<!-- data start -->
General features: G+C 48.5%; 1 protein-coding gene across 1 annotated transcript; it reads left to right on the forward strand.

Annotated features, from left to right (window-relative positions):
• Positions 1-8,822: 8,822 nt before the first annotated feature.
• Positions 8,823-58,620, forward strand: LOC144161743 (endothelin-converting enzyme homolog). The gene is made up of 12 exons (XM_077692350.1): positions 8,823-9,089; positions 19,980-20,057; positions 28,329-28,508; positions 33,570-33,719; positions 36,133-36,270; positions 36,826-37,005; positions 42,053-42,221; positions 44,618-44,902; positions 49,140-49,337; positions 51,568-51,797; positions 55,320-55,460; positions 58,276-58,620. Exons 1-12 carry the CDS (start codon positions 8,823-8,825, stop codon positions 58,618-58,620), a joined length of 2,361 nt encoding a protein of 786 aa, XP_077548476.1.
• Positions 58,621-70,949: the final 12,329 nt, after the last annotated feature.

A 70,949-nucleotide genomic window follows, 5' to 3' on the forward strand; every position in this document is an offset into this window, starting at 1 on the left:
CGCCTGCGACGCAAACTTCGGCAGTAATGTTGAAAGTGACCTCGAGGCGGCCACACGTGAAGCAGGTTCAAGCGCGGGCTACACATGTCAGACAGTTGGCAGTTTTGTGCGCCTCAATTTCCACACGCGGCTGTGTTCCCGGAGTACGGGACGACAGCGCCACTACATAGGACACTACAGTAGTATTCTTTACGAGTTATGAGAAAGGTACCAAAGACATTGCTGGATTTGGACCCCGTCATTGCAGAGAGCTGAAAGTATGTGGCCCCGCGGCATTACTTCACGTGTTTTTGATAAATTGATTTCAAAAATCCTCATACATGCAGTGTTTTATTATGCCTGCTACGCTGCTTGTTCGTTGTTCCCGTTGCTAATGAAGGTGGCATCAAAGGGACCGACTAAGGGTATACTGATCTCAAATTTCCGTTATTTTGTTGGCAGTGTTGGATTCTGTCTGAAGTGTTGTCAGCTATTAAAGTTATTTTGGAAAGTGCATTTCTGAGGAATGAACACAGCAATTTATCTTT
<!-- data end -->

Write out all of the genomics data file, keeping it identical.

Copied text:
General features: G+C 48.5%; 1 protein-coding gene across 1 annotated transcript; it reads left to right on the forward strand.

Annotated features, from left to right (window-relative positions):
• Positions 1-8,822: 8,822 nt before the first annotated feature.
• Positions 8,823-58,620, forward strand: LOC144161743 (endothelin-converting enzyme homolog). The gene is made up of 12 exons (XM_077692350.1): positions 8,823-9,089; positions 19,980-20,057; positions 28,329-28,508; positions 33,570-33,719; positions 36,133-36,270; positions 36,826-37,005; positions 42,053-42,221; positions 44,618-44,902; positions 49,140-49,337; positions 51,568-51,797; positions 55,320-55,460; positions 58,276-58,620. Exons 1-12 carry the CDS (start codon positions 8,823-8,825, stop codon positions 58,618-58,620), a joined length of 2,361 nt encoding a protein of 786 aa, XP_077548476.1.
• Positions 58,621-70,949: the final 12,329 nt, after the last annotated feature.

A 70,949-nucleotide genomic window follows, 5' to 3' on the forward strand; every position in this document is an offset into this window, starting at 1 on the left:
CGCCTGCGACGCAAACTTCGGCAGTAATGTTGAAAGTGACCTCGAGGCGGCCACACGTGAAGCAGGTTCAAGCGCGGGCTACACATGTCAGACAGTTGGCAGTTTTGTGCGCCTCAATTTCCACACGCGGCTGTGTTCCCGGAGTACGGGACGACAGCGCCACTACATAGGACACTACAGTAGTATTCTTTACGAGTTATGAGAAAGGTACCAAAGACATTGCTGGATTTGGACCCCGTCATTGCAGAGAGCTGAAAGTATGTGGCCCCGCGGCATTACTTCACGTGTTTTTGATAAATTGATTTCAAAAATCCTCATACATGCAGTGTTTTATTATGCCTGCTACGCTGCTTGTTCGTTGTTCCCGTTGCTAATGAAGGTGGCATCAAAGGGACCGACTAAGGGTATACTGATCTCAAATTTCCGTTATTTTGTTGGCAGTGTTGGATTCTGTCTGAAGTGTTGTCAGCTATTAAAGTTATTTTGGAAAGTGCATTTCTGAGGAATGAACACAGCAATTTATCTTT